(Read this book and avoid spoilers at all cost)
[I’m doing a micro-thesis project for an Intro to Grad Studies course. Still uncertain about what the whole rhet/comp thing really involves, I figured I’d do something about Oscar Wao and the role of ‘genres’ in it. I had already read it before and loved it immensely. Therefore these are my impressions of my second read-through still love it since I could not conceivably squeeze in another novel in a week where I had to grade papers..]
I first found Oscar Wao in my senior year at the University of Houston. At that point, I had had just about enough of reading dead white men. Having read a selection from Drown in class earlier that semester and enjoyed it, I tracked down a copy of Wao at Half-Price Books ingested it like scripture. My love of the book is of such intensity that when Díaz visited Houston and I asked him during his Q&A about MFA programs, his response changed my life and resulted in me dedicating myself to ‘creative writing’ anew outside of the academy.
Oscar Wao is the story of Oscar de León, an immigrant kid from the Dominican Republic (DR) who can’t seem to catch a break thanks to his weight and love of the genres, or possibly because of a fuku placed on Oscar’s family by DR’s Sauron, Trujillo. More than just Oscar’s story though, Wao is about the Dominican Republic’s time under and following Trujillo’s rule and the families that were driven out of the DR and cast into the trafficky rages of Nueba Yol.
When trying to figure out what it is about this story that pushes me to hyperbole whenever it comes up in conversation, I keep returning to Díaz masterful ability to simultaneously portray DR and its inhabitants as both beautiful and insane. He avoids easy sentimentality and is critical of the stereotypes surrounding minority American culture, even the good ones, as in when Oscar sister, Lola, extols “We colored folks talk plenty of shit about loving our children but we really don’t. She exhaled. We don’t, we don’t, we don’t” (35).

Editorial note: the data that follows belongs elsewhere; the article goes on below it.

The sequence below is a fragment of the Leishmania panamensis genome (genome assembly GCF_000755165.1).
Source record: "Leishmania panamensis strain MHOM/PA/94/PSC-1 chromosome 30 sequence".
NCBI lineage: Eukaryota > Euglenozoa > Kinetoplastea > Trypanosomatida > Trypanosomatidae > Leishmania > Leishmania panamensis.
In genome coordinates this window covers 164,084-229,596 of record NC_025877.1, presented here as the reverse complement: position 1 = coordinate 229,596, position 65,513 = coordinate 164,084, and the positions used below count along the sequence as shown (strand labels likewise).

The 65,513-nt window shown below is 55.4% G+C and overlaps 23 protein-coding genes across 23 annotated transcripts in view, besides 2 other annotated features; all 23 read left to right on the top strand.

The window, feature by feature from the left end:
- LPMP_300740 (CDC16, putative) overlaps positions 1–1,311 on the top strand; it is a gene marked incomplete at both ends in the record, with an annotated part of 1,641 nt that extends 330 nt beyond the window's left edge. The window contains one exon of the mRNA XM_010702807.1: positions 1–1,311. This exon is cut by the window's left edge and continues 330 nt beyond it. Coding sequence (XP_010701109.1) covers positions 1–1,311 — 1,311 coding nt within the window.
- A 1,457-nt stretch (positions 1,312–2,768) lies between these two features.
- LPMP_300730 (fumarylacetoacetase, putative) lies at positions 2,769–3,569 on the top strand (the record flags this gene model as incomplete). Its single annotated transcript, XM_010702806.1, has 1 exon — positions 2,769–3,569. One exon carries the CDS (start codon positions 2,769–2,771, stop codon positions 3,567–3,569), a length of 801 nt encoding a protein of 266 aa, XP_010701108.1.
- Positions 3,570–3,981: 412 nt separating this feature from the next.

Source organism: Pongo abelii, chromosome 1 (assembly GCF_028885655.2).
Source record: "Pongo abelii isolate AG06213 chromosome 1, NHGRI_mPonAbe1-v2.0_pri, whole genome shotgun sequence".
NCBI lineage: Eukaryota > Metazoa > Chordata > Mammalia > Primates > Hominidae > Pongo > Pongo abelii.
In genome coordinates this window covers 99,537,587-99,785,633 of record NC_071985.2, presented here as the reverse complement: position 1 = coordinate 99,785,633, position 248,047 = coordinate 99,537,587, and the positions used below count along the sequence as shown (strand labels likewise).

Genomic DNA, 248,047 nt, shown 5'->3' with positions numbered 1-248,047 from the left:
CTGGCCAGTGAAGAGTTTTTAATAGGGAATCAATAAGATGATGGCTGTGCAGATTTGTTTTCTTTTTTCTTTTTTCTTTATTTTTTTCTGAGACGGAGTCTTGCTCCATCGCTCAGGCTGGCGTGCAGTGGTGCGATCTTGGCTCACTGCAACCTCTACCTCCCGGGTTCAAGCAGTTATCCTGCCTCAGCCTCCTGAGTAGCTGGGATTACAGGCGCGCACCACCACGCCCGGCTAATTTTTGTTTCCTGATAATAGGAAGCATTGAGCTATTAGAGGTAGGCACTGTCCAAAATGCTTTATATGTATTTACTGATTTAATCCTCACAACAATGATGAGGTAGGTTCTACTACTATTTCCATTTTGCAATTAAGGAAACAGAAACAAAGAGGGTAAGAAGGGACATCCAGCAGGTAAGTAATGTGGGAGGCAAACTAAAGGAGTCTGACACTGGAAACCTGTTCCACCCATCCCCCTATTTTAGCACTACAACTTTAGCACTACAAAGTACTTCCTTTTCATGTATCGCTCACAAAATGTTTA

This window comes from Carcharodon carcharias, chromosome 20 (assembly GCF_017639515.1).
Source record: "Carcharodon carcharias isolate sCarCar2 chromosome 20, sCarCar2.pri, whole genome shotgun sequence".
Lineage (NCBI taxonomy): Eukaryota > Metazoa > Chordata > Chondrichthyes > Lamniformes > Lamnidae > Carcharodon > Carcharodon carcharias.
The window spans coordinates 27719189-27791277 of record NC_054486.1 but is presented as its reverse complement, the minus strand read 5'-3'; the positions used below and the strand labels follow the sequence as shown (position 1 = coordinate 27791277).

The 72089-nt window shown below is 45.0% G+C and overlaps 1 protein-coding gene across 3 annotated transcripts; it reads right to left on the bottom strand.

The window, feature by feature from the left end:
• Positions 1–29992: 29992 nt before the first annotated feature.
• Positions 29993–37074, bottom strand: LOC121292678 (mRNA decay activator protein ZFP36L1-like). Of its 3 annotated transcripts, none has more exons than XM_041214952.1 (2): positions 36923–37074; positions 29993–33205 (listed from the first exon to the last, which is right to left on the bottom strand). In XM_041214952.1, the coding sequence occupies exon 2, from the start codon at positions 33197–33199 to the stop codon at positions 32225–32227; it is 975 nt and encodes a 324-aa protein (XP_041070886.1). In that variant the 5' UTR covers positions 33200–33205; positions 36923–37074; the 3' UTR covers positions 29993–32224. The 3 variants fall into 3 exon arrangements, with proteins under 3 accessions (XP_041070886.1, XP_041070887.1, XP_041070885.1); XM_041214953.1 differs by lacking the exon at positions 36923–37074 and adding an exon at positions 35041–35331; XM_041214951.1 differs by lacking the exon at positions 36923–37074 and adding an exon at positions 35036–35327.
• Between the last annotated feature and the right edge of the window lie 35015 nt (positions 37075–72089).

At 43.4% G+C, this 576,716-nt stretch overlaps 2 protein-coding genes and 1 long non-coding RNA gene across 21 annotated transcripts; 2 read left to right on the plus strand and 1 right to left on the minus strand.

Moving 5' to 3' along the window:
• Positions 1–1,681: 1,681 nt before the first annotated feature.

Díaz gets a lot of flack for being a misogynist because of Yunior, the narrator of this and his two short story collections, but even though I can recognize their issue with Yunior’s womanizing, objectifying and cheating ways both Yunior and Díaz don’t ultimately celebrate the aspects of Caribbean culture that support such thinking. It’s also difficult to view Díaz in such negative light when you consider that even though Oscar is the only character who makes it into the book’s title, his family is rife with strong women from his abuela La Inca to his mother Beli and sister Lola. And although all three are flawed, Díaz never goes for the easy cliché even in instances that lend themselves to novella level melodrama such as when Beli has Lola check her breast a lump and the family’s lives are utterly changed.
Course, as Yunior often reminds us, this book is about Oscar and ultimately how he reconciles the parts of himself (the Nueba Yol fantasy loving nerd and his DR roots). Throughout the book I rarely feel much pity for Oscar, the title a brilliant rhetorical move when the end arrives and we’re left uncertain whether Yunior was only fucking with us with the Wondrous bit. Hopefully a 3rd reading a few years from now will clear that up.
Read this book if you love the genres, and paid for it with heaping embarrassment in school. Read if you like a good story, and you don’t mind being told fuk u once in a while.